Intercellular junctions are super common, especially between epithelial cells. There are 5 main types, and you should probably know a few of the basics about each.

1. Zonula occludens (tight junction). This is the most apical (closest to the top) of all the cell-cell junctions. It is a super-tight junction – in fact, for a long time, people thought that adjacent membranes were fused together in this junction (they’re not, but they sure look like they are). A few things of note:

  • Claudins and occludins are the proteins that form the tight seal between adjacent cell membranes.
  • This junction is great for keeping fluids from leaking between cells. If stuff wants to get through, it has to go through the cells, not between. This is a good idea in lots of places, for example, in the gut.
  • This junction also establishes “domains” in the cell (apical and basolateral). Cell membrane proteins can move around, but they are restricted to their own domain.

2. Zonula adherens (belt desmosome). Desmo- comes from the Greek word for “bond.” This junction is usually located just below the zonula occludens junction. The membranes are not as closely apposed to each other in this junction (you can see a little space between them).

  • Cadherins and catenins are the proteins that provide adhesion between adjacent cells. It’s pretty easy to remember cadherin because this is the zonula adherens junction. It also stands for calcium-dependent adhesion molecule.
  • Cadherins and catenins are connected to actin filaments inside the cell. The actin filaments form a nice band around the entire cell that is called the “terminal web” in columnar cells (like those in the intestine).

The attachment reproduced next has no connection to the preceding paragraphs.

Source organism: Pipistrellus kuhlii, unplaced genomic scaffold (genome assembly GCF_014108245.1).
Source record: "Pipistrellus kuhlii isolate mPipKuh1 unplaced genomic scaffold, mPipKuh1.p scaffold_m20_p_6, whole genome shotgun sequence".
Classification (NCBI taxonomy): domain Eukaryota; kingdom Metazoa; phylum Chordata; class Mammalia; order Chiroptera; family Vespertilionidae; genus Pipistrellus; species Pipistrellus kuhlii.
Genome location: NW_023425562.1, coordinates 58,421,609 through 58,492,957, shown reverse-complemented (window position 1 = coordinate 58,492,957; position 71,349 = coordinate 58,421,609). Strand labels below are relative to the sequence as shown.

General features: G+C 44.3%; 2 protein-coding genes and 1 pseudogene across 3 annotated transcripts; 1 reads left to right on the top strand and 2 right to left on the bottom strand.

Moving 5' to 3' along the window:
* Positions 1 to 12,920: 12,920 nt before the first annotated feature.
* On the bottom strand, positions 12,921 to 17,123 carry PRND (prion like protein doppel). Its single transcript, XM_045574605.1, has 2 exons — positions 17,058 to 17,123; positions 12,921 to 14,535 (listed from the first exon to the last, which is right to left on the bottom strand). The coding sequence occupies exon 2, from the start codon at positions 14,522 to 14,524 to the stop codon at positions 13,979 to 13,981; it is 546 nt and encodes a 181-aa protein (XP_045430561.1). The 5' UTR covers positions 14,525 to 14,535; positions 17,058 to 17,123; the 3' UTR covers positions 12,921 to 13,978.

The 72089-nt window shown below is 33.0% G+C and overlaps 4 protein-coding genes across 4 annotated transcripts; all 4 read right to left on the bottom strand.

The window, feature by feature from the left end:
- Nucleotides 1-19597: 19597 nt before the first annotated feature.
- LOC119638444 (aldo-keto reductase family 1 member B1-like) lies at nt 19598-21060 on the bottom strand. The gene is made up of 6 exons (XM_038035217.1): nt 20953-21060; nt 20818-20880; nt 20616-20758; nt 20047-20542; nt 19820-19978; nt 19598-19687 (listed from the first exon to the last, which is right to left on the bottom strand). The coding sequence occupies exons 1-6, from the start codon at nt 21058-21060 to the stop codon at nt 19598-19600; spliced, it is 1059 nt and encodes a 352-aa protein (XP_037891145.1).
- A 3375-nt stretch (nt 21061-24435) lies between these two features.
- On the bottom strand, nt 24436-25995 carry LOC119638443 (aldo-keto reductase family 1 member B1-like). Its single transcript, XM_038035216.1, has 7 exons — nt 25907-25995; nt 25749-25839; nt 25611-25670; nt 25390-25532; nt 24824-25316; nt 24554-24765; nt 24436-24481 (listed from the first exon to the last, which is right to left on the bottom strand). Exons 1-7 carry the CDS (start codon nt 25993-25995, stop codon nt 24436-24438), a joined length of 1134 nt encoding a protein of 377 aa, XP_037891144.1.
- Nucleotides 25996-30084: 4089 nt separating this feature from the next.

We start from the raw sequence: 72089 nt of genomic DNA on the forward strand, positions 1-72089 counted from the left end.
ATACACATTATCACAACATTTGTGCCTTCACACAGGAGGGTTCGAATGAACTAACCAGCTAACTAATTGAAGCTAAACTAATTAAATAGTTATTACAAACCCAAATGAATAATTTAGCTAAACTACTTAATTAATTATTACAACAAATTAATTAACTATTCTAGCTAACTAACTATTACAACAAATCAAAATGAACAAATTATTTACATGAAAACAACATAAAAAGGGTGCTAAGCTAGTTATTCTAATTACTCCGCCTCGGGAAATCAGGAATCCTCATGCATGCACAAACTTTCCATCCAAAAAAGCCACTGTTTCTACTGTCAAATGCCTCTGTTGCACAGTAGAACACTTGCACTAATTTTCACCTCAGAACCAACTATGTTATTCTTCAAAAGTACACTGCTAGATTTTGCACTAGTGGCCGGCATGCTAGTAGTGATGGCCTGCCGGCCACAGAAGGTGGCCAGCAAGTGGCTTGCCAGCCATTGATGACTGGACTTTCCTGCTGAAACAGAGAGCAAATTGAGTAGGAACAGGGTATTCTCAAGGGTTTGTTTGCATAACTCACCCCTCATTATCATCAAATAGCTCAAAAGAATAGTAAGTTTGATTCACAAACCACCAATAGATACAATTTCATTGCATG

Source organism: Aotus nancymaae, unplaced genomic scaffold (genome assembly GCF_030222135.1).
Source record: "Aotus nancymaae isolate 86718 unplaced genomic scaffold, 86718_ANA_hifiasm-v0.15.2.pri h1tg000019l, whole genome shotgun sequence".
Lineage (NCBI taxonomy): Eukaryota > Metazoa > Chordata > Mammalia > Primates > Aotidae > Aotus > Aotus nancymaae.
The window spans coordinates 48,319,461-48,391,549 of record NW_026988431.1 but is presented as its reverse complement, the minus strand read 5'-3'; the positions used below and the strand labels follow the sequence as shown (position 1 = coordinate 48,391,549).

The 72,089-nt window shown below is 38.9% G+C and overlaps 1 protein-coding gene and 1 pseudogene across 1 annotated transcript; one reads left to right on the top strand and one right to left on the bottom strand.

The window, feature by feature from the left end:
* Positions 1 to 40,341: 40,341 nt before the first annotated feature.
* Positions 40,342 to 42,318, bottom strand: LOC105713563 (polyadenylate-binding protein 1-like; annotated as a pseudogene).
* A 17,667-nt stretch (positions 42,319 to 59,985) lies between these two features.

3. Macula adherens (spot desmosome). This type of junction is super common. There are usually a lot of them, and they act like little spot-welds or rivets between adjacent cells. The combination of the zonula occludens, zonula adherens and macula adherens is called a “junctional complex.”

  • Macula means spot (so it’s a nice name choice for this junction).
  • The proteins that connect adjacent cells are desmoglein and desmocollin (both of which are cadherins). Desmocollin is a cool name because the -collin part comes from the Greek “kollos” (glue).
  • Patients with pemphigus vulgaris make antibodies to desmoglein (which weaken the macula adherens junction, and hence, the connection between epithelial cells). Fluid accumulates between epithelial cells and forms superficial blisters in the skin.
  • Desmoglein and desmocollin insert into attachment plaques on the inside of the cell membrane. Cytokeratin filaments inside the cell also attach to these plaques.

4. Gap junction. Unlike all the other junctions, the gap junction is not so much for adhesion, but for allowing ions and other small molecules to pass between cells.

  • Can occur anywhere along lateral membrane of cell.
  • Common in cardiac muscle cells and ciliated columnar cells (in which you want to innervate cells in a wave-like fashion, with current passing from one cell to the next).
  • The actual connecting molecules are called connexons, and they look like little flowers with a hole in the center. Connexons in adjacent cell membranes line up, and stuff flows through the central channel.

5. Hemidesmosome. This is actually not a cell-cell junction, but a cell-basement membrane junction.

  • Similar to macula adherens: has an attachment plaque on the inside of the cell membrane, with keratin filaments inside the cell attaching to the plaque.
  • Integrins link the attachment plaque to the basal lamina part of the basement membrane.
  • Patients with bullous pemphigoid make antibodies to an antigen (“bullous pemphigoid antigen”) within hemidesmosome attachment plaques. Epithelial cells fall away from the basement membrane and fluid accumulates, forming blisters (which are a little deeper than those of pemphigus vulgaris, because they are at the bottom of the epithelium rather than within the epithelium itself).